Flaxeed, Linseeds, Leinsamen
Flax is a nutritious food that we can eat to improve the nutritional profile of our food. We can read the value of flax seeds in this article in Wikipedia.
Flax seeds contain high levels of dietary fiber as well as lignans, an abundance of micronutrients and omega-3 fatty acids (table). One of the main components of flax is lignan, which has plant estrogen as well as antioxidants (flax contains up to 800 times more lignans than other plant foods contain).
The question is, how can we incorporate more of this seeds into our diet? It is, after all, hard, pokey, doesn’t taste like anything, and difficult to chew on.
The best form of flax seeds to buy is crushed flax seeds. These are flour-like. When mixed with water, the ligans (or soluble fibre), hydrates, or “wakes up”, making the water slimy.
This sliminess may take a little getting used to, but it can also thicken gravies and sauces very well. This would help us to reduce our dependence on starch — a refined carbohydrate — in our cooking, while replacing it with a very nutritious product.
How to Cook With Flax Seeds
Recipe: Meat and Vegetable Stew
Season meat (here I have a fresh cut of lean pork loin) with you favourite seasoning mix. Grilled chicken mix or steak seasoning are great for this.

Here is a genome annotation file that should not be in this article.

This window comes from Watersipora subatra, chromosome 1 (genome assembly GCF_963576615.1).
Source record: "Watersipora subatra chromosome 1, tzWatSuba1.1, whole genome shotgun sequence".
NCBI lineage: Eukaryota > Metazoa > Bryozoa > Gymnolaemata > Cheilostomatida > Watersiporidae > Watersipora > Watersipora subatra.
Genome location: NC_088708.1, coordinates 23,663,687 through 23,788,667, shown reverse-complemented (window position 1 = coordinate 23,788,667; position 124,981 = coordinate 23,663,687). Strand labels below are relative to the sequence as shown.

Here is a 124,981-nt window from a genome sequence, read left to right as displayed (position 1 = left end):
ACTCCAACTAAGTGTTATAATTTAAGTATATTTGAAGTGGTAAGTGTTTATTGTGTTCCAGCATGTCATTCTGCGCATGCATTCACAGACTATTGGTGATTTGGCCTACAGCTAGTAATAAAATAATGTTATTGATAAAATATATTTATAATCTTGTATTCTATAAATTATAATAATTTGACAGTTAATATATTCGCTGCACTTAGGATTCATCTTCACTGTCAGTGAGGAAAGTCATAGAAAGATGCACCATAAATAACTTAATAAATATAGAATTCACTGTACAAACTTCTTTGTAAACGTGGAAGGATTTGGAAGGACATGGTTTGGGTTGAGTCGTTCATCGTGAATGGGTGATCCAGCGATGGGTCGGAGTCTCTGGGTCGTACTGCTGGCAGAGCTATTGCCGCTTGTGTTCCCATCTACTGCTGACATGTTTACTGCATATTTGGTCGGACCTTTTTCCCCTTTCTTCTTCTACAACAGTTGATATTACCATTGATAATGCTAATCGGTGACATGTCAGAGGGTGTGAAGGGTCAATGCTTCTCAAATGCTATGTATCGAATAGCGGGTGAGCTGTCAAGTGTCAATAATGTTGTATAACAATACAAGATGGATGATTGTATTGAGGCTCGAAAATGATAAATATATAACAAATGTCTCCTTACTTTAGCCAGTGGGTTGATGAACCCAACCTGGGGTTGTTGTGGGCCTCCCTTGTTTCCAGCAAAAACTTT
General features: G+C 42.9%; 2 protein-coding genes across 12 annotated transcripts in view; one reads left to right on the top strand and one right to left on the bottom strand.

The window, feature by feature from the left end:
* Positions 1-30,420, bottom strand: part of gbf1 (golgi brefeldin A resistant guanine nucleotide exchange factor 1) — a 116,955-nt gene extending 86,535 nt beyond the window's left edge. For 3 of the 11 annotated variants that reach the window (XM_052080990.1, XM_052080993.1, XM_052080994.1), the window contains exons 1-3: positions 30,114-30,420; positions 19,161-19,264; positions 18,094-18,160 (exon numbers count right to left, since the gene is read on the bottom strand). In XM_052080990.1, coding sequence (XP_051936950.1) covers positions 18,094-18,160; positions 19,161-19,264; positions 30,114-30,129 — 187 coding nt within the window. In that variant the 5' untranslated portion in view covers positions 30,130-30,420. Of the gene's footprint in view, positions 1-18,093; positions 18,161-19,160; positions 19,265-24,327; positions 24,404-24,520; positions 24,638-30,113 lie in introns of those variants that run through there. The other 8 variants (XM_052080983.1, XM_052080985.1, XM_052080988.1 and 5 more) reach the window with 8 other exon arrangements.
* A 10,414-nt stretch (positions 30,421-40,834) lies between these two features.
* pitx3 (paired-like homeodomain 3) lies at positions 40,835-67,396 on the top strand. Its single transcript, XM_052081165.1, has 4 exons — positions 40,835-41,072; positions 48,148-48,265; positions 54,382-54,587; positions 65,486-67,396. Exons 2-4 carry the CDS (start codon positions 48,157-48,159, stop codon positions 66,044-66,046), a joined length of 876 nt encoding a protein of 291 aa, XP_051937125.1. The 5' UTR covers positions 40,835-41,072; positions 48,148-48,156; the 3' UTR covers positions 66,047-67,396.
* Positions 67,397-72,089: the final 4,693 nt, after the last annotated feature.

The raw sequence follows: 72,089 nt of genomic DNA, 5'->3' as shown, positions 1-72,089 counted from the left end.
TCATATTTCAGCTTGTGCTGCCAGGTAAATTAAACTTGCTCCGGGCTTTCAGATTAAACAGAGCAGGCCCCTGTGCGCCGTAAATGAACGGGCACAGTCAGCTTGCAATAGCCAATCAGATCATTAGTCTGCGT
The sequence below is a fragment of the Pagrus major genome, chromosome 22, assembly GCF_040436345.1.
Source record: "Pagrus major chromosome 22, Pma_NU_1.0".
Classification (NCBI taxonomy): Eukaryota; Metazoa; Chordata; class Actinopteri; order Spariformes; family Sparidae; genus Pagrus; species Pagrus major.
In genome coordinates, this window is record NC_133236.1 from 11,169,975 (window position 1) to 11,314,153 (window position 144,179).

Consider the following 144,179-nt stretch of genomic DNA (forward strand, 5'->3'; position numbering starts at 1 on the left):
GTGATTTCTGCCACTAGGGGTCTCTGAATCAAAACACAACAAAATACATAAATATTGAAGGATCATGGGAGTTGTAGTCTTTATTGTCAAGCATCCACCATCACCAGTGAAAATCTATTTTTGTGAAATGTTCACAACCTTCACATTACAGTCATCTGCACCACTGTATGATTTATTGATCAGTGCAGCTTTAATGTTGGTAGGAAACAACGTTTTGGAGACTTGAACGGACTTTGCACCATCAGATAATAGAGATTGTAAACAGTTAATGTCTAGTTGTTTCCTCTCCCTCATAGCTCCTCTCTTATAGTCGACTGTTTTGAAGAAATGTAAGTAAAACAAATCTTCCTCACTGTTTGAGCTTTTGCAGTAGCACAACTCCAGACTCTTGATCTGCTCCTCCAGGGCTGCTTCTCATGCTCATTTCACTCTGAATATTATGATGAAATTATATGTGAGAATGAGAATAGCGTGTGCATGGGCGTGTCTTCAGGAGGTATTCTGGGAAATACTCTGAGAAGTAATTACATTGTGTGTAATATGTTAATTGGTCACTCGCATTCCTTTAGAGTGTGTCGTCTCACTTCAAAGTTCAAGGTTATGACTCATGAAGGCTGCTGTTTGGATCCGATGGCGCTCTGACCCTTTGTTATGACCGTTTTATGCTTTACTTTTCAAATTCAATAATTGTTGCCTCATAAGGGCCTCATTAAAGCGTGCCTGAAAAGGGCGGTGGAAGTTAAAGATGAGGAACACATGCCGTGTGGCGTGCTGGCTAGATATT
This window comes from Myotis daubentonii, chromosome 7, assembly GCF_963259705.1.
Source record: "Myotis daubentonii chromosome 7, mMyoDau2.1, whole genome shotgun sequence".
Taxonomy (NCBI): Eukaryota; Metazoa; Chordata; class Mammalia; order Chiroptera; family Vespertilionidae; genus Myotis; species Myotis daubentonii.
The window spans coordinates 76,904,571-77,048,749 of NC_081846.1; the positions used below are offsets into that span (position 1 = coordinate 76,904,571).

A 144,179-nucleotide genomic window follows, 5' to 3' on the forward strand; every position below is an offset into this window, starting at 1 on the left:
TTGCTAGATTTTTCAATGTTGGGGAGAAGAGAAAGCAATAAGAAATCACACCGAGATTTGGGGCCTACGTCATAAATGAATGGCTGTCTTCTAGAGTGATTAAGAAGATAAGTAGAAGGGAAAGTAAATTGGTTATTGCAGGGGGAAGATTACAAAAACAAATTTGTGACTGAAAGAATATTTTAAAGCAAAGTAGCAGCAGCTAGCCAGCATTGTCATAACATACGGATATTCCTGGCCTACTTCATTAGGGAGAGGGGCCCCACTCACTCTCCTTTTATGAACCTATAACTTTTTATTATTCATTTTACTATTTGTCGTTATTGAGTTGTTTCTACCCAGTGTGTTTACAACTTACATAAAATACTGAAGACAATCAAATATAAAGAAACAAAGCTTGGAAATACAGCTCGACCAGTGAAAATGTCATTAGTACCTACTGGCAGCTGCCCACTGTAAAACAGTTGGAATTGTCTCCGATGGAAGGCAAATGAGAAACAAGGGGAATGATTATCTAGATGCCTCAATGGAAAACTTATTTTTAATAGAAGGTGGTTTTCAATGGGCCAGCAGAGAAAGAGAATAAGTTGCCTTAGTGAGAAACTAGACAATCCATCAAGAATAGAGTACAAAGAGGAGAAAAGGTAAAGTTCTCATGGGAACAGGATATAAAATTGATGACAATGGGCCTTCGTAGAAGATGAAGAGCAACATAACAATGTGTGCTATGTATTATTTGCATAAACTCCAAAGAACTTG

Heat some coconut oil in a sauce pan, fry the seasoned cuts of meat.
Add chunks of onions. Toss everything in the pan.
Close the saucepan, and let the onions sweat. Sweating the onions will bring the natural flavours and sweetness of onions to life.
Cut vegetables. How to cook eggplant? In this dish I use eggplant, and broccoli. It is always good to put loads of vegetables in your stew — for obvious reasons.
Put the eggplant into the pot. Toss around and let cook.
Put the broccoli in. I cook eggplant first, then the broccoli because I like my eggplants thoroughly done, and the broccoli crisp.
Add water to your stew. Let the stew stew 😉
You will notice it is watery like soup, add a tablespoon of crushed linseed or flax seed.
Done! Now you can eat this low-carb stew, rich in all the necessary macro-nutrients and healthy soluble fiber and omega 3 fatty acids.
You can eat this with rice or bread — but how about Quinoa — much better.
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